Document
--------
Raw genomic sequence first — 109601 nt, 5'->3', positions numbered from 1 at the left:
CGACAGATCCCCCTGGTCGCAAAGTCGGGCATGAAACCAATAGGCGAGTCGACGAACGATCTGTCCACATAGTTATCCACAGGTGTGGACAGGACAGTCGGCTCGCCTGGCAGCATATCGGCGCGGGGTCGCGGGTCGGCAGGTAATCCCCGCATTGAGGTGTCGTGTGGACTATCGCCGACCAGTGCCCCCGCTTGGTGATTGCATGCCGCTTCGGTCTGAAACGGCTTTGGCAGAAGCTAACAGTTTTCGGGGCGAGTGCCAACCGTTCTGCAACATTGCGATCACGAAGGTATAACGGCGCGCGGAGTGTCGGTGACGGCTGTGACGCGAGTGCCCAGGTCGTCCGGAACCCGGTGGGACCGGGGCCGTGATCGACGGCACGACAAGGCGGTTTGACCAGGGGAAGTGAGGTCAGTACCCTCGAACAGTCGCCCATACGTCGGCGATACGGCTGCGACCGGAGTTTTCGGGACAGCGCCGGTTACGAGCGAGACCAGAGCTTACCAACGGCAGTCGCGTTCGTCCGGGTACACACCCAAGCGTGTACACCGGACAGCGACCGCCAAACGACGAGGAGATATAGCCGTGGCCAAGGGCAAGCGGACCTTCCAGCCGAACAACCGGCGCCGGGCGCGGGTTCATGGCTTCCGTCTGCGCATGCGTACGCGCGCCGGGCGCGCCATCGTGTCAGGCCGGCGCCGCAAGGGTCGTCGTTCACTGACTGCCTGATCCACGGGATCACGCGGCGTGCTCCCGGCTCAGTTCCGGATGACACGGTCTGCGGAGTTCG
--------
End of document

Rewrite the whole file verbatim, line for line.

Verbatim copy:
Raw genomic sequence first — 109601 nt, 5'->3', positions numbered from 1 at the left:
CGACAGATCCCCCTGGTCGCAAAGTCGGGCATGAAACCAATAGGCGAGTCGACGAACGATCTGTCCACATAGTTATCCACAGGTGTGGACAGGACAGTCGGCTCGCCTGGCAGCATATCGGCGCGGGGTCGCGGGTCGGCAGGTAATCCCCGCATTGAGGTGTCGTGTGGACTATCGCCGACCAGTGCCCCCGCTTGGTGATTGCATGCCGCTTCGGTCTGAAACGGCTTTGGCAGAAGCTAACAGTTTTCGGGGCGAGTGCCAACCGTTCTGCAACATTGCGATCACGAAGGTATAACGGCGCGCGGAGTGTCGGTGACGGCTGTGACGCGAGTGCCCAGGTCGTCCGGAACCCGGTGGGACCGGGGCCGTGATCGACGGCACGACAAGGCGGTTTGACCAGGGGAAGTGAGGTCAGTACCCTCGAACAGTCGCCCATACGTCGGCGATACGGCTGCGACCGGAGTTTTCGGGACAGCGCCGGTTACGAGCGAGACCAGAGCTTACCAACGGCAGTCGCGTTCGTCCGGGTACACACCCAAGCGTGTACACCGGACAGCGACCGCCAAACGACGAGGAGATATAGCCGTGGCCAAGGGCAAGCGGACCTTCCAGCCGAACAACCGGCGCCGGGCGCGGGTTCATGGCTTCCGTCTGCGCATGCGTACGCGCGCCGGGCGCGCCATCGTGTCAGGCCGGCGCCGCAAGGGTCGTCGTTCACTGACTGCCTGATCCACGGGATCACGCGGCGTGCTCCCGGCTCAGTTCCGGATGACACGGTCTGCGGAGTTCG